John Keats: 'The Vale of Soul-Making'
Time: 10:30 - 13:00
This course will be delivered online. See the ‘What is the course about?’ section in course details for more information.
This course has now finished
What is the course about?
This online literature course offers the chance to explore Keats’s achievement in the context of his over-arching conception of the meaning and significance of human life. Rejecting conventional contemporary explanation, he famously called the world not a ‘vale of tears, but The Vale of Soul-making… A School instituted for the purpose of teaching little children to read… I will call the Child able to read, the Soul made from that School.’
To clarify the nature and objectives of Keats’s pursuit, we shall consider a representative selection of his poetry and letters, reflecting on the ways in which their metaphysical searching can speak in challenging and perhaps compelling fashion to twenty-first century readers.
This is a live online course. You will need:
- Internet connection. The classes work best with Chrome.
- A computer with microphone and camera is best (e.g. a PC/laptop/iMac/MacBook), or a tablet/iPad/smart phone/iPhone if you don't have a computer.
We will contact you with joining instructions before your course starts.
What will we cover?
We shall discuss extracts from poems representative of Keats’s short but intense career, beginning with ‘Sleep and Poetry’ and concluding with the unfinished ‘Hyperion’ poems. Extracts from relevant letters will be considered alongside the poems.
What will I achieve?
By the end of this course you should be able to...
1. Demonstrate understanding of how Keats explored transcendental issues in both poetry and prose.
2. Appreciate both the evolution and the consistency of Keats’s thinking and style.
3. Identify various aspects of Keats’s life and circumstances which influenced his work.
What level is the course and do I need any particular skills?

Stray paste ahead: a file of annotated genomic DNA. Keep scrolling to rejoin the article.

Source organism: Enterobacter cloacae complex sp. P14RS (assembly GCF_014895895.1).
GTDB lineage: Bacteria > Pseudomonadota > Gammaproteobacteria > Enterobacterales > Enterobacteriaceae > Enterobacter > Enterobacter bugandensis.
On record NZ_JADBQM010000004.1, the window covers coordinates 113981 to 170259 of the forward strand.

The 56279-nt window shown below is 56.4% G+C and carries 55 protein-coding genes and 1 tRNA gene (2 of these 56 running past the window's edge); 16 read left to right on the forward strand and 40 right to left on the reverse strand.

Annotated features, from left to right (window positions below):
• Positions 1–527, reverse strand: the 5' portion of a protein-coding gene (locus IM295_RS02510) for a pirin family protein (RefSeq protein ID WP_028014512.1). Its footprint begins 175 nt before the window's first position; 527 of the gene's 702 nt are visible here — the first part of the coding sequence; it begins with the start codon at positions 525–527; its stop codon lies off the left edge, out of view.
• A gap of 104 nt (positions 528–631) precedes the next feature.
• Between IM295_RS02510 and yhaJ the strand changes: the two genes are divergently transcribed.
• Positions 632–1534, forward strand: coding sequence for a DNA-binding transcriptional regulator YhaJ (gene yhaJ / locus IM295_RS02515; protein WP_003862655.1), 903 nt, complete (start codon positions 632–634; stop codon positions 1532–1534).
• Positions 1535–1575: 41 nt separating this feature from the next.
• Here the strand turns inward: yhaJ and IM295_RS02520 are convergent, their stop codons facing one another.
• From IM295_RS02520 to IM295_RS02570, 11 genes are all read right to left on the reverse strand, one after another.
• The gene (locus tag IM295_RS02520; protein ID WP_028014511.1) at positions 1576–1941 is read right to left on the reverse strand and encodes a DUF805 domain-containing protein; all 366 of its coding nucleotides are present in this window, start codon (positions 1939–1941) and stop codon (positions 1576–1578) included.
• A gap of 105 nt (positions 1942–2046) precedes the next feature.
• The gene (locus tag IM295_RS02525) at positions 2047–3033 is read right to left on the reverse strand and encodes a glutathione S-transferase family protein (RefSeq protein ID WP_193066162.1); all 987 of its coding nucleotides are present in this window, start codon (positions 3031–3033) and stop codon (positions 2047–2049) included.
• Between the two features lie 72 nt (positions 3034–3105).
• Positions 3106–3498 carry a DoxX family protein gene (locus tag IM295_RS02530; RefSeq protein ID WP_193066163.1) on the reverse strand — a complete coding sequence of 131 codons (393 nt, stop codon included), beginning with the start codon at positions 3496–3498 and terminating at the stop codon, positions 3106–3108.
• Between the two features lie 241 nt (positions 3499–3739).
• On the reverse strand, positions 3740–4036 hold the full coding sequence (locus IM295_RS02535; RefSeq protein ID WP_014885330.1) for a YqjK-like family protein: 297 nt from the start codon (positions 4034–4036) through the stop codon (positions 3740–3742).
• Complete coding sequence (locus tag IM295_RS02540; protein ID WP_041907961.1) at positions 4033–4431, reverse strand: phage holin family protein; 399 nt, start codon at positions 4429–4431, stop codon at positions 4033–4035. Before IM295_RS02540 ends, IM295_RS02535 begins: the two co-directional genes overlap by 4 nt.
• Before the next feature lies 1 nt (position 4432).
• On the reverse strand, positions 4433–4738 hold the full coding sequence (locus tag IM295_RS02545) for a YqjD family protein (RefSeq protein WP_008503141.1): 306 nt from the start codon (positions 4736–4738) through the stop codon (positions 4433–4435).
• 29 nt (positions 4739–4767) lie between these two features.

No particular prior knowledge will be assumed, but you will need to feel enthusiastic about the prospect of reading and discussing Keats's writing.. You will be interested in listening to – and learning from – the responses of other students to the works discussed.
How will I be taught, and will there be any work outside the class?
Teacher explanation; group reading and discussion. You will be provided with the class handout in advance, containing all the texts to be considered. You will gain most from the course if you are able to read this in advance, and perhaps to reflect further between the first session on Saturday and the second on Sunday.
Are there any other costs? Is there anything I need to bring?
No, but you may wish to avail yourself of a well annotated edition of Keats’s poems and letters, in order fully to appreciate the context of the course extracts. Many editions can be recommended, but those of Edward Hirsch and Jeffrey Cox are currently easily available. John Barnard has also expertly edited the complete poems and selected letters in separate volumes for Penguin.
If you wish to explore the influence of mid-eighteenth-century poets on Keats, please see Peter Brennan’s 'The Sanction of Eternal Truth': the Poetry of Keats's Eighteenth-Century Forebears, scheduled for 13 and 14 November 2021.
When I've finished, what course can I do next?
Please look for other poetry courses under History, Culture and Writing/Literature at www.citylit.ac.uk.
Peter Brennan is a poet, and was for many years Head of English at The Latymer School, Edmonton. He founded Visionary Company courses in 2005, and is Editor-in-Chief of Perdika Press.
Please note: We reserve the right to change our tutors from those advertised. This happens rarely, but if it does, we are unable to refund fees due to this. Our tutors may have different teaching styles; however we guarantee a consistent quality of teaching in all our courses.